Before a notary public performs an initial notarial act with respect to an electronic record, a notary must: (1) notify the Secretary of State that the notary will be performing notarial acts with respect to electronic records; and (2) identify the tamper-evident technology the notary intends to use to perform notarial acts with respect to electronic records. Most importantly, Iowa state law mandates that the document signer personally appear before the notary public and be physically close enough to see, hear, communicate, and give identification credentials without the use of electronic devices such as telephones, computers, video cameras, or video conferences during the entire performance of the notarial act. Therefore, Iowa notaries public are prohibited from performing online webcam notarizations.


    How do I change my address?

    If an Iowa notary public changes his or her residence or business address during the term of the notary’s commission, the notary is required to notify the Secretary of State, in writing, of the change by completing a “Request for Change of Name/Address” form within thirty days after such a change. Iowa nonresident notaries must also report any changes to the Secretary of State, especially if they are no longer employed or maintain a business in Iowa. There is no charge to file an address change. To download this form, go to:

    How do I change my name on my notary commission in Iowa?

    An Iowa notary public whose name is legally changed during the term of the notary’s commission is required to complete and submit a “Request for Change of Name/Address” form to the Secretary of State within thirty days after the name change. These notaries may: (1) use their new name when performing notarial acts; or (2) continue to notarize under their commissioned name through the end of their term. There is no charge to file a name change. To download this form, go to:


    Since the Iowa notary statute does not address the following issues, it is highly recommended that an Iowa notary public, or his or her representative, send a written notice to the Secretary of State if the notary: (1) no longer maintains residence in Iowa during the term of the commission; (2) no longer wishes to hold the office of notary public; (3) is deceased; (4) is duty-bound to resign by court order or the revocation process; (5) becomes incapable of reading and writing English; or (5) no longer maintains employment or a place of business in Iowa (for nonresident notaries). In all of the above-referenced situations, the notary or his or her representative should immediately destroy the notary seal.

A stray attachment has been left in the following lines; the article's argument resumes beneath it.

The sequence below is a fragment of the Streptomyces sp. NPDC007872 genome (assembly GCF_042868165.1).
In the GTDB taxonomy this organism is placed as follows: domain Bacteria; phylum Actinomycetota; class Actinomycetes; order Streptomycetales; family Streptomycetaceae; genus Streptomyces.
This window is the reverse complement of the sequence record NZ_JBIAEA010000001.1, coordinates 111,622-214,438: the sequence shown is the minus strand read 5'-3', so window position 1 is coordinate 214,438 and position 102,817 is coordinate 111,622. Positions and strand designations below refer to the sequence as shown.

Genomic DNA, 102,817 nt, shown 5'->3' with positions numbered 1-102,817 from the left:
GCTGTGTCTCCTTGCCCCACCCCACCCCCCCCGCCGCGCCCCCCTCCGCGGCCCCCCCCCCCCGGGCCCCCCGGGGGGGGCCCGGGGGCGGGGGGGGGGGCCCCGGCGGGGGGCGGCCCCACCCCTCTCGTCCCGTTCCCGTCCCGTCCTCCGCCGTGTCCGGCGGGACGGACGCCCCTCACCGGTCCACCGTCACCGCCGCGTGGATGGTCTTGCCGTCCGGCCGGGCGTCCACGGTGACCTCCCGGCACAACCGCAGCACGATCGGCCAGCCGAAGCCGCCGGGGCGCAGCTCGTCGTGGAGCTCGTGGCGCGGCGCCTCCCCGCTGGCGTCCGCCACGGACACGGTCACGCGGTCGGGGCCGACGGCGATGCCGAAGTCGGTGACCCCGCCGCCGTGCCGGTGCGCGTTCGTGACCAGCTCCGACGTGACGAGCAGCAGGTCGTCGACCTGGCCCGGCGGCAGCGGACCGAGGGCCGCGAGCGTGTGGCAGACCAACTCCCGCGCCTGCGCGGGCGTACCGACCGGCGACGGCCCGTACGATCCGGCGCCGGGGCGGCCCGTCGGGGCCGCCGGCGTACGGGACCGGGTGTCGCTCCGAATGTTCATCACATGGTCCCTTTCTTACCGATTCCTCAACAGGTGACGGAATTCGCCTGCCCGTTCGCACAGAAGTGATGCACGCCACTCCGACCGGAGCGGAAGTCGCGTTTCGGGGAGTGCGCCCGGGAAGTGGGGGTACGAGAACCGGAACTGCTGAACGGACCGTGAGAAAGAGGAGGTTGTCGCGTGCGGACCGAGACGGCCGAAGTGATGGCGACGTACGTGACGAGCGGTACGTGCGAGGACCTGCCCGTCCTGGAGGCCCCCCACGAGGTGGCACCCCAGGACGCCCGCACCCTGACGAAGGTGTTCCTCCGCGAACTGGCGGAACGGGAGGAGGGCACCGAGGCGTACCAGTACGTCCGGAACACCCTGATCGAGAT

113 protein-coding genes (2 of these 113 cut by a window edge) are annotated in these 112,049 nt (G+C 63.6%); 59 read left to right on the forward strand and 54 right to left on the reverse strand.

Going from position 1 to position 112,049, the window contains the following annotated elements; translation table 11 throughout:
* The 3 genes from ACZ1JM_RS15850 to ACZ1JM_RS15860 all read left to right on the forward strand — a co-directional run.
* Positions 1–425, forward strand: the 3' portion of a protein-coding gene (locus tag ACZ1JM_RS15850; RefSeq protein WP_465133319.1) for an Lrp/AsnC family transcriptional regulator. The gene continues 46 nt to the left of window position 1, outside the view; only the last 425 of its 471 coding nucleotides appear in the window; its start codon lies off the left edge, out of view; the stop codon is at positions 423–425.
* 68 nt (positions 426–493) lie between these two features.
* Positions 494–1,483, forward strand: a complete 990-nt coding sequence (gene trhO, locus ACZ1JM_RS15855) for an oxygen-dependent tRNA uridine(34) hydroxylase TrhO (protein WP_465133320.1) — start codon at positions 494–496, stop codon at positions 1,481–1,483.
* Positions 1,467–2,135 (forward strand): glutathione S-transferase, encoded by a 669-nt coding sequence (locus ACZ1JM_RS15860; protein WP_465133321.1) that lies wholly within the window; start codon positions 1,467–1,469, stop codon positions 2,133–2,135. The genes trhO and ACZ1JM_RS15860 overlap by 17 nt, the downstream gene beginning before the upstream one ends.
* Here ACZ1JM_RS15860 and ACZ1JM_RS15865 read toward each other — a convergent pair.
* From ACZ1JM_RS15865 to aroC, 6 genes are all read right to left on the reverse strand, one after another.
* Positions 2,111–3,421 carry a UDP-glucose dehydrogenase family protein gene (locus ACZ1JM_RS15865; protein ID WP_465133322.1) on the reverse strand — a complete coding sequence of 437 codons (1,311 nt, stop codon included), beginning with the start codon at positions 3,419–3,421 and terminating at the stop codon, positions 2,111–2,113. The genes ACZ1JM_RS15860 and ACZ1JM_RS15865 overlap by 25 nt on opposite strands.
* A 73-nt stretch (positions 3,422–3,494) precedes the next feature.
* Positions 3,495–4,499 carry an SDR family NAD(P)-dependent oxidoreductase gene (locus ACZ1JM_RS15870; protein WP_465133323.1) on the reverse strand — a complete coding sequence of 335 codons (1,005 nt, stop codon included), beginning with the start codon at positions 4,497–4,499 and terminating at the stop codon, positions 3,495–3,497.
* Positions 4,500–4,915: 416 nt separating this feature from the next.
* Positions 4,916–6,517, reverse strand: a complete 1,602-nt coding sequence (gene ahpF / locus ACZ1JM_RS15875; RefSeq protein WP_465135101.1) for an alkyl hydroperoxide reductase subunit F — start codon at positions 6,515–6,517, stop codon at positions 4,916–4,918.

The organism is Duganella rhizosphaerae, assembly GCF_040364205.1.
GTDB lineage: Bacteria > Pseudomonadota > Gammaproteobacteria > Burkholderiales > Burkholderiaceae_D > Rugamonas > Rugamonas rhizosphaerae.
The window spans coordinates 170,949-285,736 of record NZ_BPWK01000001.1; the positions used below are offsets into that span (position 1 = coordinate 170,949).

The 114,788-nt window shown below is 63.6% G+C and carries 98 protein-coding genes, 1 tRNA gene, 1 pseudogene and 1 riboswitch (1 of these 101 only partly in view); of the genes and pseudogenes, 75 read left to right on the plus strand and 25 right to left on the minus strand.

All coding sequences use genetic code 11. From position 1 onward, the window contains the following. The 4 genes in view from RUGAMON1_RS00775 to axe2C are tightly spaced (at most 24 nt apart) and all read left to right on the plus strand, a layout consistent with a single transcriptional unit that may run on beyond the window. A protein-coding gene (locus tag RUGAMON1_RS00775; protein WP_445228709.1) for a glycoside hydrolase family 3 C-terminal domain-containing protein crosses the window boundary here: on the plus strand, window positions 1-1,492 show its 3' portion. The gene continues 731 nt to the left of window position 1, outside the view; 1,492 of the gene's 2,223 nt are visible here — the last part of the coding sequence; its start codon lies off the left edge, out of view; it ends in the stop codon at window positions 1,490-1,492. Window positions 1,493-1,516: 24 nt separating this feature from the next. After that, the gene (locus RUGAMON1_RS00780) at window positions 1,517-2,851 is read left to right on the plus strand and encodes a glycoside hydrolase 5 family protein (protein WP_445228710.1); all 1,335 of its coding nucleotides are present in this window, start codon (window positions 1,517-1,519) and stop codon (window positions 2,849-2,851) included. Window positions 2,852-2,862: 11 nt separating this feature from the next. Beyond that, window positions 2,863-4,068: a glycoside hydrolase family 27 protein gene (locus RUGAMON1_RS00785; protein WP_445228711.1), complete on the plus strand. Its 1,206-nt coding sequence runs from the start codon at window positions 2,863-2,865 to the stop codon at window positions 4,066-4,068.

Prohibited Notarial Acts:

    These activities by an Iowa notary public provide a basis for administrative disciplinary action:


  • Preparing, drafting, selecting, or giving advice concerning legal documents
  • Performing acts that constitute the practice of law
  • Claiming to have powers, qualifications, rights, or privileges that the office of notary public does not provide
  • Using the title “notario publico” when advertising his or her notarial services
  • Acting as an immigration consultant or an expert on immigration matters
  • Representing a person in a judicial or administrative proceeding relating to immigration to the United States, United States citizenship, or related matters
  • Engaging in false or deceptive advertising
  • Notarizing a document that does not contain a notarial certificate
  • Notarizing a document without the signer being in the notary’s presence at the time of the notarization
  • Notarizing a document if the signer of the document is not personally known to the notary or identified by the notary through satisfactory evidence of identity
  • Performing any notarial act with the intent to deceive or defraud
  • Notarizing his or her own signature